Hurstwood pays careful attention to Carrie during the first two years of their marriage. Carrie notices that Hurstwood cannot offer her the lavish entertainment and clothing he had in Chicago, but his care to show appreciation for her keeps her happy for a while. However, he repeats the same cycle of neglect he went through with Julia, forgetting to play his role as Carrie's husband. Carrie must depend on Hurstwood to give her money for entertainment. Her access to the public sphere is mediated through him, and he neglects to take her out in the evenings because he believes she enjoys her domestic role.
Carrie's experience in New York symbolizes the impersonal modern experience in which families can live in the same building for years without speaking to one another. In a city teeming with people, it takes her two years to make her first friend. Her life is characterized by an intense isolation. Her only relationship is with Hurstwood; he comprises her entire world.
Mrs. Vance's arrival changes everything. Before Carrie befriends her, she has no standard by which to measure herself. Once Carrie becomes acquainted with someone wealthier than she is, she becomes dissatisfied with her life. Mrs. Vance revives Carrie's consumer desire. Through the Vances, Carrie also regains contact with the theater. She re-enters the world of conspicuous consumption. Unlike Hurstwood and Carrie, the Vances do not have to worry about the prices. Hurstwood attempts to maintain the illusion that he can pay for things without thinking about their prices, but Carrie's demands on his money grow considerably after she meets Mrs. Vance.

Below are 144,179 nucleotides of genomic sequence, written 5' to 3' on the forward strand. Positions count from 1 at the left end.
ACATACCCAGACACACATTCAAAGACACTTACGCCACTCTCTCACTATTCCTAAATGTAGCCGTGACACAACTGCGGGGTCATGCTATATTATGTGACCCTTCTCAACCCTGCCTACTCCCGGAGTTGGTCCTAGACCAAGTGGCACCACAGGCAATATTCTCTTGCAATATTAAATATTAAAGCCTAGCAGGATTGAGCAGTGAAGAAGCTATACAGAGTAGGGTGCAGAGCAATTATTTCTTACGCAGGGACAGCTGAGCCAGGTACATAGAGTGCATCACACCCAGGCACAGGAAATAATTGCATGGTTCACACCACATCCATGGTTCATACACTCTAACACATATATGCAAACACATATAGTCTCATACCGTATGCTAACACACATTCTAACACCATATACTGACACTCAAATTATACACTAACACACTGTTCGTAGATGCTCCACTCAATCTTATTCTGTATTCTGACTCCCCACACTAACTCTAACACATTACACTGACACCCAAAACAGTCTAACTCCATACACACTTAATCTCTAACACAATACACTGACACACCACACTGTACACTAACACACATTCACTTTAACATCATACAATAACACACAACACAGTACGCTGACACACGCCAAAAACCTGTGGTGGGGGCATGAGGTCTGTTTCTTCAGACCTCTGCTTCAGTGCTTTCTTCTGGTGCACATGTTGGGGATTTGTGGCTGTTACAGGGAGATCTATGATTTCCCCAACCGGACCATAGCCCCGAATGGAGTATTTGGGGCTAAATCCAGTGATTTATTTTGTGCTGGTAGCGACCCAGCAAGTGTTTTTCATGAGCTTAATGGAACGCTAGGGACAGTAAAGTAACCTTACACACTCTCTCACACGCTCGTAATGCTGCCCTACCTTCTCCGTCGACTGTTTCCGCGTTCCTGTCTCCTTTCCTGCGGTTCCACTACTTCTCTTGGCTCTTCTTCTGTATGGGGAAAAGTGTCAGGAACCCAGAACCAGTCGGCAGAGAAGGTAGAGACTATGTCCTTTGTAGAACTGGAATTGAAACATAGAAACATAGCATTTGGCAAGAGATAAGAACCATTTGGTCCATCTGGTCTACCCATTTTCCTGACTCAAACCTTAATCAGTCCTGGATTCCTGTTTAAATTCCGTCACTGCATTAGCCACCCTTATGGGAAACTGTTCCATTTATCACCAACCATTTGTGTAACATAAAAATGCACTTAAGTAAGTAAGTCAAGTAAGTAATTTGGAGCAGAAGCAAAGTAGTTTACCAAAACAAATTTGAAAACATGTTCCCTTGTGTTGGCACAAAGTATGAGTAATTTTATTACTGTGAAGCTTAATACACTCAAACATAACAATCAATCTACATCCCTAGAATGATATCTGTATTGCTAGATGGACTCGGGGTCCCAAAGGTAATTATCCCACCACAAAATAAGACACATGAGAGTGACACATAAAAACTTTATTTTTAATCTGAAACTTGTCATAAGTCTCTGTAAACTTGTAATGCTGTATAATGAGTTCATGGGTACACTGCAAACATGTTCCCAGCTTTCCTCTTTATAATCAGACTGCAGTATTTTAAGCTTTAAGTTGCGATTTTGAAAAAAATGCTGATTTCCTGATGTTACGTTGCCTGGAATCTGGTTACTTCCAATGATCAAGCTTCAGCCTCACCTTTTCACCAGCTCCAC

Carrie's first encounter with Hurstwood teaches her the difference between taste and flash. Drouet displayed his wealth obviously, but Hurstwood was more subtle. He managed to appear wealthy without drawing too much attention to the money itself. Carrie's encounter with Ames exposed her to a further refinement of wealth and prestige. Ames represents a world of discerning artistic taste that attracts Carrie. Whereas Hurstwood represented the wealth needed to regularly attend shows in the theater, Ames represents the artistic taste necessary to assume a critical attitude toward the entertainment.
Hurstwood's fruitless search for a business incites Carrie's anger and contempt. His search mirrors Carrie's job search during the early days in Chicago. However, Hurstwood pursues an income thinking of everything he has lost, while Carrie pursued one thinking of everything she could gain. His inability and unwillingness to find a job is coupled with an obsession with money. His life will continue to be characterized by his obsession with the prices of things. He causes Carrie's to resent him by taking on all the shopping; by doing so, he is stealing away from her one of the few things over which she has control. Moreover, because he is no longer bringing in an income, Carrie feels that he has broken an obligation to her. Sleeping in another room is her way of refusing to fulfill her part of the marriage contract.